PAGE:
From Left to right: Col. Enrique Smith-Forbes, Cmdr Maria Barefield, Maj, Jamie Bell, Col. Theodore Croy, Capt. Lyddia Petrofsky, Capt. Corinne Heffernan, and Lt. Col. Brian Gregg.
From Left to right: Col. Enrique Smith-Forbes, Cmdr Maria Barefield, Maj, Jamie Bell, Col. Theodore Croy, Capt. Lyddia Petrofsky, Capt. Corinne Heffernan, and Lt. Col. Brian Gregg. (Photo Credit: Courtesy photo) VIEW ORIGINAL

JOINT BASE SAN ANTONIO TX - The Accreditation Council for Occupational Therapy Education (ACOTE) considered the candidacy application from the Army-Baylor University Occupational Therapy Doctorate (OTD) program at the U.S. Army Medical Center of Excellence (MEDCoE) and voted to grant candidacy status. As a result of this action, the institution may now admit students into the program according to the approved timeline of January 2022 and may proceed to the preaccreditation review step of the accreditation process. The OTD will be included on ACOTE's list of programs that hold candidacy status who are eligible to admit students.

Program faculty and the MEDCoE, along with Baylor University, must now ensure that all accreditation standards are met to be considered for full accreditation. The program curriculum requires 18 months of academic coursework and 12 months of fieldwork to prepare students to become U.S. Army Occupational Therapists (65A) ready to serve the Army in a variety of areas. Army OT’s are members of the Army Medical Specialist Corps along with physical therapists (65B), dieticians (65C) and physician assistants (65D).

The program may now move to step two of the initial accreditation process, preaccreditation review, and may begin work on the self-study that is due on or before July 3, 2023. Upon review of the candidacy application, ACOTE indicated that there are no areas of concern and plans should continue to resource the program.

Colonel Theodore Croy, the Dean of the MEDCoE Graduate School, said, “The Army-Baylor OTD program will provide excellent opportunities for young men and women to learn, lead, and contribute to the health of the U.S. Army.”  Colonel Enrique Smith-Forbes, the OTD Program Director, agreed, “The Army-Baylor OTD program will provide a golden opportunity to train entry level Occupational Therapists to meet the unique health needs of the Army.”

If granted full accreditation status in 2024, the program graduates of the OTD program will be eligible to take the national certification examination administered by the National Board for Certification in Occupational Therapy (NBCOT) and to apply for state licensure.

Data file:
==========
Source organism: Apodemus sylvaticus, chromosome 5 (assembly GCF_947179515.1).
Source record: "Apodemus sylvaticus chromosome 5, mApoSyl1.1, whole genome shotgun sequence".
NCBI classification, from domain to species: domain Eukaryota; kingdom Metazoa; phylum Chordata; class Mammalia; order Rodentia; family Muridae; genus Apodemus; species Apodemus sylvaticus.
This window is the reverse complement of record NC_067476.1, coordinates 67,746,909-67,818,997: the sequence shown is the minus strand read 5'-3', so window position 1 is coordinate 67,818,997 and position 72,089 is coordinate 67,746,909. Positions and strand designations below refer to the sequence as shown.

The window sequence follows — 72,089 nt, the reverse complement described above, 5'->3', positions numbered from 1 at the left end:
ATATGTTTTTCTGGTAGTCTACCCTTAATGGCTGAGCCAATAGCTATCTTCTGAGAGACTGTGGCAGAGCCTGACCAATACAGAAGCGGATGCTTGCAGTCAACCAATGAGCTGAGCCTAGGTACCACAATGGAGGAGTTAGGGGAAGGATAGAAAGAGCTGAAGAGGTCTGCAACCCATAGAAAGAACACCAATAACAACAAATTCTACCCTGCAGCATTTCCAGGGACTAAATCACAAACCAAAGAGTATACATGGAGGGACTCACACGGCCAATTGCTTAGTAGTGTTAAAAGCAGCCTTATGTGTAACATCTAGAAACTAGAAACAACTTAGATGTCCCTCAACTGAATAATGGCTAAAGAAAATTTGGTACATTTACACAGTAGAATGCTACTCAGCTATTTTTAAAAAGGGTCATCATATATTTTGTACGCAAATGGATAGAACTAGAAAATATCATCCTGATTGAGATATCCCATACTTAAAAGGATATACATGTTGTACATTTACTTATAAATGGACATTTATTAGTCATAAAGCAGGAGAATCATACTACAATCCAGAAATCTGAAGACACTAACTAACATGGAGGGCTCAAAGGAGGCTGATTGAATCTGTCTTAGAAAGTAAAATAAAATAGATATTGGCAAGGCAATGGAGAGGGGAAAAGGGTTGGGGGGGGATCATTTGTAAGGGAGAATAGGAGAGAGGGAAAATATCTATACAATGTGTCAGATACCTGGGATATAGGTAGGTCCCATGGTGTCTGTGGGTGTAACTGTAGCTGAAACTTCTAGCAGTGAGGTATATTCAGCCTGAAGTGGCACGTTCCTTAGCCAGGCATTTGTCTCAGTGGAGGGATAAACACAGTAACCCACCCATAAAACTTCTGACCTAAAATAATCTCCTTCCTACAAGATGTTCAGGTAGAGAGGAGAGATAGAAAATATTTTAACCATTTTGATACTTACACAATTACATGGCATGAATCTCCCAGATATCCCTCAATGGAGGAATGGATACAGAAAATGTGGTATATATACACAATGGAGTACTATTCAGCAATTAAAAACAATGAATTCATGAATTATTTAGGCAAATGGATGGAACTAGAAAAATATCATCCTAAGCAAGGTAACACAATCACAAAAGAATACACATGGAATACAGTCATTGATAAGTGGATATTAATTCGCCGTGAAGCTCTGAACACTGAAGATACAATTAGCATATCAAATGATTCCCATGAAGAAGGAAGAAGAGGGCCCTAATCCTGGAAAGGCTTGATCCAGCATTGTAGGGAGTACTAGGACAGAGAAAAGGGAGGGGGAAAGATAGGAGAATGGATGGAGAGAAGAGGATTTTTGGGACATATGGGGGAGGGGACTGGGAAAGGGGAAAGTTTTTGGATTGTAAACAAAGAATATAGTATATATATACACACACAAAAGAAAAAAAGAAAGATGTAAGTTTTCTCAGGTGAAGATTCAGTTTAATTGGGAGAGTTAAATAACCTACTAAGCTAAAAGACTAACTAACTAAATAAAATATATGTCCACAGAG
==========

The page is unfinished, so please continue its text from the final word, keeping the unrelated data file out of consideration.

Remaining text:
ACOTE estimates that the OTD program has strengths in the following areas: a strong foundational reputation of the university and fiscal resources and commitment of the MEDCoE to provide the technology and resources to ensure excellence and promote program, faculty, and student success. Undergraduate pre-health degrees from colleges and universities across the country will be a positive feeder for the program including opportunities from Baylor’s undergraduate population (over 14,000 in 2020) who are pursuing pre-med or pre-health fields of study. Online library materials available to students and faculty are relevant to OTD and are well established to support the established U.S. Army-Baylor DScOT Post-Professional OTD Program, along with the new entry-level OTD program and to support the Army’s educational and scholarship goals. Collaborative clinical experiences across a nationwide network of military hospital clinical education sites are planned for OTD students.

ACOTE ensures quality occupational therapy education by developing national accreditation standards and verifying implementation to support the preparation of safe and competent occupational therapists and occupational therapy assistants.

Occupational Therapists (OTs) provide services to maximize Soldier performance and improve unit readiness. OTs address psychosocial, cognitive, physical, occupational, and environmental barriers and opportunities to prevent injury, mitigate injury risk, and facilitate a rapid return to duty following injury. Some of these services address performance behaviors, including lifestyle habits, routines, sleep patterns, self-awareness, communication, cohesion, anger/stress management, and problem-solving skills. Additionally, OTs work with physical therapists, dietitians, other health professionals, and unit leaders to improve Soldier health, readiness, and lethality.

For more information on the Occupational Therapy Doctorate program, call (210) 221-7100 or visit https://www.baylor.edu/graduate/dscot/index.php?id=976730.